Temple eatery replaces Nana’s Café, but Asian food tradition continues
Inside the former Main Street home of Nana’s Japanese Cafe in Alfred, Kevin Em has built a culinary temple.
The restaurant, aptly named Temple, draws influence from Buddhist culinary tradition, which Em studied while volunteering as a cook in a monastery on the Southwest coast of South Korea.
“It’s a Temple for me to meditate, for me to find myself, a temple for my own mindfulness and a place for me to center myself in this culinary world that’s been shattered by coronavirus,” he said.
Temple’s menu changes daily, and serves vegetarian and pescatarian meals like Korean seaweed rice rolls, omelet rose with grilled asparagus and vegan curry with fried egg over rice.
Em has built a space in Temple that pays tribute to his time at the monastery. He’s taken lessons he learned there about balance in gut microbiome, how meditation can help push through a lunch rush, and attention to each piece of produce to drive the philosophy at his restaurant.
Journey and a summer of volunteering
Em, 33, of Alfred, grew up in Ann Arbor, Michigan and got his start in the restaurant business after being let go from a cybersecurity start-up. After tirelessly working himself up the ranks he eventually landed himself a job at the University of Michigan serving around 6,000 students a day.
Then came summer 2021. Em volunteered at Daeheung-sa, a main temple of the Jogye Order of Korean Buddhism. The temple is located near the southern limit of South Korea.
Em said he volunteered at the temple as a respite from working in pandemic riddled dining halls.
As a volunteer, Em watched as monks would wolf down their vegetarian meals without a single word of thanks, just grunts and muffled burps and chairs scrapping with the sound of each monk doing their own dishes and stacking them neatly in the UV sanitizer rack.
While working there, Em learned from a woman named Suryang-ji, a chef at the monastery. Together they walked the slopes of the Duryun Mountains in search of mushrooms, herbs and edible shrubs after serving lunch.
Em credits Suryang-ji with teaching him a lot in his time at Daeheung-sa.
“She taught me how to garnish with natural dyes and lichens growing on pines,” Em said. “Her vegan cashew mayo butter was the best thing I had ever tasted, and she paired it with all sorts of squash, fermented roots and dried chilis.”
Arriving in Alfred and putting together a vision
Em arrived in Alfred in June 2021 after his wife accepted a teaching job in the ceramics and arts department at Alfred University.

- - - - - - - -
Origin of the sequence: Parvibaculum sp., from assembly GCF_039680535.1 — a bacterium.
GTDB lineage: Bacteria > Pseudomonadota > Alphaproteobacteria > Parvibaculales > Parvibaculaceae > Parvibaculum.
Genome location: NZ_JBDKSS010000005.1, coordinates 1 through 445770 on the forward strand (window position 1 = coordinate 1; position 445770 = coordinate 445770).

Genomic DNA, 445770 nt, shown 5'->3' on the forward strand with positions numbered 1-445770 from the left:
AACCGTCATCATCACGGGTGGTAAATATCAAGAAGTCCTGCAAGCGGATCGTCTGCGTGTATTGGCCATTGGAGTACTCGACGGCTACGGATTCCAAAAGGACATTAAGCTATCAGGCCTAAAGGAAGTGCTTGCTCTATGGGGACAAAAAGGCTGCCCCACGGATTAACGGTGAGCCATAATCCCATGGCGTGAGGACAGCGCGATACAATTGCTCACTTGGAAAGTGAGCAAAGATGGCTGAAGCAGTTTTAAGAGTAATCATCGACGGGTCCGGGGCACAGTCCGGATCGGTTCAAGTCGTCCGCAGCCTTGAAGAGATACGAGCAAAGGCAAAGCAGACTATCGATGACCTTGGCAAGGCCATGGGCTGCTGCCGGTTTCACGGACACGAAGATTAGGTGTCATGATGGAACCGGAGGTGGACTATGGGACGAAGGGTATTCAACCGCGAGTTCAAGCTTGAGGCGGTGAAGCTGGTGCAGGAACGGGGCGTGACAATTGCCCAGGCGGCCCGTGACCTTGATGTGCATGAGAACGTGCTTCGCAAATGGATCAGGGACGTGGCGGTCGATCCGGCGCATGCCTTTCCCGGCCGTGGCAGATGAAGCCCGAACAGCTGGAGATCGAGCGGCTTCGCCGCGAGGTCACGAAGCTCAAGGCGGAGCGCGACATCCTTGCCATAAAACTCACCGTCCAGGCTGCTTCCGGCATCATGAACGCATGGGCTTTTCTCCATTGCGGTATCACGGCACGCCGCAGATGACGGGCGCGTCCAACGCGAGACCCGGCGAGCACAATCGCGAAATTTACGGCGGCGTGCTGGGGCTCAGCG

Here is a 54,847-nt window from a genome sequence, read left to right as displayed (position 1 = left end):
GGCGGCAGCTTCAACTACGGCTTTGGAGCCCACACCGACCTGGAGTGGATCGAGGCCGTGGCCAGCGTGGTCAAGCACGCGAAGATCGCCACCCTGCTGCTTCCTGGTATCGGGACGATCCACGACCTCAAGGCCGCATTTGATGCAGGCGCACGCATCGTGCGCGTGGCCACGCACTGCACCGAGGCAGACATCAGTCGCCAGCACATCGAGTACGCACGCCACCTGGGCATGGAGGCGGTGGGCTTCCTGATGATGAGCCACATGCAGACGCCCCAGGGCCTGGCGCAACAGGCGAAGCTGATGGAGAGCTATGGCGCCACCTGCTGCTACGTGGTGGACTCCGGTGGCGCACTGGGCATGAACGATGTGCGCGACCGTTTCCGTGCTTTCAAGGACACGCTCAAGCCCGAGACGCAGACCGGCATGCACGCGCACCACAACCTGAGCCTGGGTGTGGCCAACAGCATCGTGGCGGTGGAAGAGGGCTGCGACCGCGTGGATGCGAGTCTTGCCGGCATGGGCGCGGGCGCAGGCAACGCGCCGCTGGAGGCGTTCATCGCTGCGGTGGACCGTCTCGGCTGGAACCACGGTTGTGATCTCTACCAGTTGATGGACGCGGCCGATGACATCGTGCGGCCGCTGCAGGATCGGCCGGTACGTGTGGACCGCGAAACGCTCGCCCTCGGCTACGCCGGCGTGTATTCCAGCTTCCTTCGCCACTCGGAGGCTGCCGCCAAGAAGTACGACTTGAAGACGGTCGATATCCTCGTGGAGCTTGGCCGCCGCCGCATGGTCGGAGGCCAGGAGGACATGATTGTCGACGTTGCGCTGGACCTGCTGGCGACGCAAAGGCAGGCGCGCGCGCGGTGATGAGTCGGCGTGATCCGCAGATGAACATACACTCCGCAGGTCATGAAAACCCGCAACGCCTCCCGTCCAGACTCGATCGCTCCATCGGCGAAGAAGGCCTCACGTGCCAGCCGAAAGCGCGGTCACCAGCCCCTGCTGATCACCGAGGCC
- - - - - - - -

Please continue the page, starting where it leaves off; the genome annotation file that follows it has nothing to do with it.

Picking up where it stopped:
“It was a hard decision to quit that chef job,” Em said. “It was the first time I felt responsibility over a bunch of cooks and organizing the kitchen I wanted to.”
But as Em has always done, he got to work. He started inviting community members to his home to try out some of his vegan and pescatarian food, based on Buddhist temple food.
What followed was a six-month whirlwind. He sold out at the Alfred Farmer’s Market, Kent Beer and various locations throughout Alfred. That coupled with money raised through a GoFundMe account allowed Em to bring his restaurant to life on Feb. 4.
“It’s really been a ‘pull yourself up by the bootstraps’ kind of grassroots movement,” he said.
The closing of Nana’s Japanese Cafe in 2020 left a gap in the Asian cuisine offerings in Alfred. At Temple, Em looks to close it.
“I was disappointed with the lack of food options in the area,” he recalled. “I’ve just been blown away personally by how much people want an eatery like this in this town.”
The essence of Temple
At his restaurant on 56 Main St. in Alfred, Em says he can apply his commercial kitchen knowledge and construct a menu that’s healthy for the community and his own well-being.
“I can post different galleries inside this space, arts that matters to people of color, elevating people of color to positions of authority and making sure Asian cuisine is again on the map in Western New York,” he said.
On the menu you’ll find curry, kimbap and other meals, with a focus on customers looking for gluten free, vegan or vegetarian options, as well as those nearby students looking for meals Em believes will help them in their studies.
“We wanted to provide an option that is healthy for both academic studies and alleviating gastrointestinal issues related to academic stress,” he said.
Em’s Temple draws inspiration from lessons he learned thousands of miles away, but his focus is securely set on Alfred, and fostering an Asian culinary tradition in Western New York.
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